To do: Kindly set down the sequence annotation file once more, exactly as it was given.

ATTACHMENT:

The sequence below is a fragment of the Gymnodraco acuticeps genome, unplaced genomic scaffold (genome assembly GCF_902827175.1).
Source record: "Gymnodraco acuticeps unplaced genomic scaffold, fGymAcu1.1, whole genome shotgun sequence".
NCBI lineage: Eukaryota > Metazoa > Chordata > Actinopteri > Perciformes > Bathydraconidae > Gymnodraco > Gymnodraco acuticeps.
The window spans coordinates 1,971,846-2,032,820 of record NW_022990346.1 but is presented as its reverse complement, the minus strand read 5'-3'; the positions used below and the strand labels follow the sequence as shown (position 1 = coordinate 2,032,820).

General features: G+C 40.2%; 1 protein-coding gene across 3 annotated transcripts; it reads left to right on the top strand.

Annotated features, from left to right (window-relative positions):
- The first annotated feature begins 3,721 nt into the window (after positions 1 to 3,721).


The sequence below is a fragment of the Gymnodraco acuticeps genome, unplaced genomic scaffold (genome assembly GCF_902827175.1).
Source record: "Gymnodraco acuticeps unplaced genomic scaffold, fGymAcu1.1, whole genome shotgun sequence".
NCBI lineage: Eukaryota > Metazoa > Chordata > Actinopteri > Perciformes > Bathydraconidae > Gymnodraco > Gymnodraco acuticeps.
The window spans coordinates 1,971,846-2,032,820 of record NW_022990346.1 but is presented as its reverse complement, the minus strand read 5'-3'; the positions used below and the strand labels follow the sequence as shown (position 1 = coordinate 2,032,820).

General features: G+C 40.2%; 1 protein-coding gene across 3 annotated transcripts; it reads left to right on the top strand.

Annotated features, from left to right (window-relative positions):
- The first annotated feature begins 3,721 nt into the window (after positions 1 to 3,721).